Democrats clearly tried to assert that Mueller would have indicted President Trump for obstruction of justice of Justice Department policy did not forbid the indictment of a sitting president. Republicans were determined to point out that the scope of the Mueller investigation was too narrow and ought to include an examination how how the surveillance of Trump campaign officials began in the first place.
What no one expected was the Mueller performance. The former FBI director appeared to lack a strong command of his investigation and even admitted he did not oversee it on a day-to-day basis. He often searched for answers in a manner that shocked analysts on both sides of the aisle.
But what is the impact of Mueller’s testimony? Did Democrats make the case that Trump only avoided prosecution because of a loophole? Did Republicans succeed in showing that a much broader investigation is warranted? Why is Mueller’s shaky performance a big deal? What is the next big step in this saga? And is either side worried about ongoing Russian efforts to meddle in elections?
We discuss all of these questions and more in our conversation with former Chief Assistant U.S. Attorney Andrew C. McCarthy, now a contributing editor and columnist at National Review Online and a contributor for the Fox New Channel.
After sharing some initial thoughts on the Mueller hearings, Jim Geraghty of National Review and Greg Corombos of Radio America applaud Ruth Bader Ginsburg for criticizing Democratic calls to pack the Supreme Court with more justices. They share a chuckle over the growing angst among Democrats over progressive donor Tom Steyer’s presidential bid. And they roll their eyes as hardly any members of Congress ignore the main point of the Mueller report – that Russia is intent on meddling with our elections.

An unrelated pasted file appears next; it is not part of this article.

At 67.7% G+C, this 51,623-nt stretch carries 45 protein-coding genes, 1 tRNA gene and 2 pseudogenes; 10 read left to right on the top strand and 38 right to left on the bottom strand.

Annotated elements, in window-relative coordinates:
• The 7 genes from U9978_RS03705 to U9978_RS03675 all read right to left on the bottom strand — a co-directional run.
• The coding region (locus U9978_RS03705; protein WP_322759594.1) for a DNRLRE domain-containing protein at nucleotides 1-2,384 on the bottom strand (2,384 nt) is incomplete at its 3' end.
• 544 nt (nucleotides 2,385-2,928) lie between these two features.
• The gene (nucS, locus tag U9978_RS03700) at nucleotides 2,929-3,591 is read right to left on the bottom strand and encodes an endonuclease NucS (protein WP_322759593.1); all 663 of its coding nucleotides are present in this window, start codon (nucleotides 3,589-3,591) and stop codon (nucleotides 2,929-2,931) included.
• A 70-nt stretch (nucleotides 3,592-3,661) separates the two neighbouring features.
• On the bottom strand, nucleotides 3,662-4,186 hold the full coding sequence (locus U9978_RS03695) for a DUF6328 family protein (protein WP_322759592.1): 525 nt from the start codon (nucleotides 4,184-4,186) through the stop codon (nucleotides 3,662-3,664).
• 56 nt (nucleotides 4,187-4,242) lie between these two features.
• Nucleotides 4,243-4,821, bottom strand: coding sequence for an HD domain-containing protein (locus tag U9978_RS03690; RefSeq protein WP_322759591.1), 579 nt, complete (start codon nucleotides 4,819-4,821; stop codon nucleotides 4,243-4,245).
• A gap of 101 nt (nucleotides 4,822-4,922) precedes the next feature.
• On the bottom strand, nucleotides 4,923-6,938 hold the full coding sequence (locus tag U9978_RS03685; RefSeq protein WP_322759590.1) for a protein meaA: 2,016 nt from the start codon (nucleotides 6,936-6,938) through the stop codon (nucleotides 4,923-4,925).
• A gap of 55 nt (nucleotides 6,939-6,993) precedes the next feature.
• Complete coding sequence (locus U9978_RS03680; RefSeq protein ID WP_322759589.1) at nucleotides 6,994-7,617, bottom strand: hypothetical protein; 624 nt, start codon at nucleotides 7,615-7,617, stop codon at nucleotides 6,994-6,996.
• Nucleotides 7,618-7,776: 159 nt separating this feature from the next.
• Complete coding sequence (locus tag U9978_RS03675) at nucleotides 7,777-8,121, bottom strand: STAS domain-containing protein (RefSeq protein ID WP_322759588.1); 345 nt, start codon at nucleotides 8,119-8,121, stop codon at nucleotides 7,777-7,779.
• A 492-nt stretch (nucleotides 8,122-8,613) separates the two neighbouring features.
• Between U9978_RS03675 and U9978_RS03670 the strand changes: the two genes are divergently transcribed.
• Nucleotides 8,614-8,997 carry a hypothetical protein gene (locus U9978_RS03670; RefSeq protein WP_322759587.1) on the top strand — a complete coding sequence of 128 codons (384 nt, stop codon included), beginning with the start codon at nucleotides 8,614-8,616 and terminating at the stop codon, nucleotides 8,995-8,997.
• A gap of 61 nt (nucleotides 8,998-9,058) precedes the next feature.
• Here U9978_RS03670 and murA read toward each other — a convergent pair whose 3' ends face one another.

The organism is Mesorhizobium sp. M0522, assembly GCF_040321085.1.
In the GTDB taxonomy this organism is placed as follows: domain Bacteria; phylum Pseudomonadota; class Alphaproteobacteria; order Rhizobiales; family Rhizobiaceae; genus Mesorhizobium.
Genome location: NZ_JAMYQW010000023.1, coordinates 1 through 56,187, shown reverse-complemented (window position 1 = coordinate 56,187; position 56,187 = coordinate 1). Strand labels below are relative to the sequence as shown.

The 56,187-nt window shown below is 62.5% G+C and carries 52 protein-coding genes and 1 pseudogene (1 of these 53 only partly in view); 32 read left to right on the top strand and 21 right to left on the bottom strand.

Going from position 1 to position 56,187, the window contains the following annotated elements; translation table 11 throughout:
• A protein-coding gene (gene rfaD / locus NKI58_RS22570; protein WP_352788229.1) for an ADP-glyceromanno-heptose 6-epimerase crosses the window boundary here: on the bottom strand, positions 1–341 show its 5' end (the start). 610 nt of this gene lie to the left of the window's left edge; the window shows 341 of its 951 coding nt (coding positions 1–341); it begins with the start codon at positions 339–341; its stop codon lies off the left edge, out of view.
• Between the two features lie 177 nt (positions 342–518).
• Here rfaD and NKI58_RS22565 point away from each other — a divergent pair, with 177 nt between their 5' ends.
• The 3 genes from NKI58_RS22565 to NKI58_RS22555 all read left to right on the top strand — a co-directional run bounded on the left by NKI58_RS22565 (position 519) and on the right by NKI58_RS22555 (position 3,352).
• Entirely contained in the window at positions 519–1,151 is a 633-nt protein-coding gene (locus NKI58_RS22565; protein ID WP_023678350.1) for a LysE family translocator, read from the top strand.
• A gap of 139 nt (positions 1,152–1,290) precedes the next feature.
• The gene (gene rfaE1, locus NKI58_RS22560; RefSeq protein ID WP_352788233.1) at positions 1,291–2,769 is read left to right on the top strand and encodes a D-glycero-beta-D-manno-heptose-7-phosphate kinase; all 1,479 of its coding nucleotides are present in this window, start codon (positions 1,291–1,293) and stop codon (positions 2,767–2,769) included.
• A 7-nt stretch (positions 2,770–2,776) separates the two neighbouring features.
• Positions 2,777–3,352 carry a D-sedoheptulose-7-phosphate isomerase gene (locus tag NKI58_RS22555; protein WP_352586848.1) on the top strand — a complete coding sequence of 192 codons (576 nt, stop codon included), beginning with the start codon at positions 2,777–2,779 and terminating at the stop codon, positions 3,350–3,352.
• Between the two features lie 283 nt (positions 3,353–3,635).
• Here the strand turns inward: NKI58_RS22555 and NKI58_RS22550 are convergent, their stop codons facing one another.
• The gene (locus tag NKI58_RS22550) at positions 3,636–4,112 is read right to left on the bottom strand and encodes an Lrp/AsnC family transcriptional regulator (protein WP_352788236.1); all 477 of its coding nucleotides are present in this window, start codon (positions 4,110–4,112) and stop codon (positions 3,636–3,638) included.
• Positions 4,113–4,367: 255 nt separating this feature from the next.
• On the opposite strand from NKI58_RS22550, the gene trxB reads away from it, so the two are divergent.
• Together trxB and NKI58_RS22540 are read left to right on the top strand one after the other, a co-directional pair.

Jim Geraghty of National Review and Greg Corombos of Radio America serve up three more delicious martinis. First, they cautiously applaud the selection of Boris Johnson as the new British prime minister in hopes the UK can finally deal with Brexit in a good way and they eagerly await the Trump-Johnson press conferences. They also commend Democratic House Ways and Means Committee Chairman Richard Neal for not bowing to the progressive whims to demand Trump’s New York state tax returns immediately. And they enjoy hearing 2020 hopeful and Hawaii Rep. Tulsi Gabbard insist that Sen. Kamala Harris is not qualified to be Commander-in-Chief.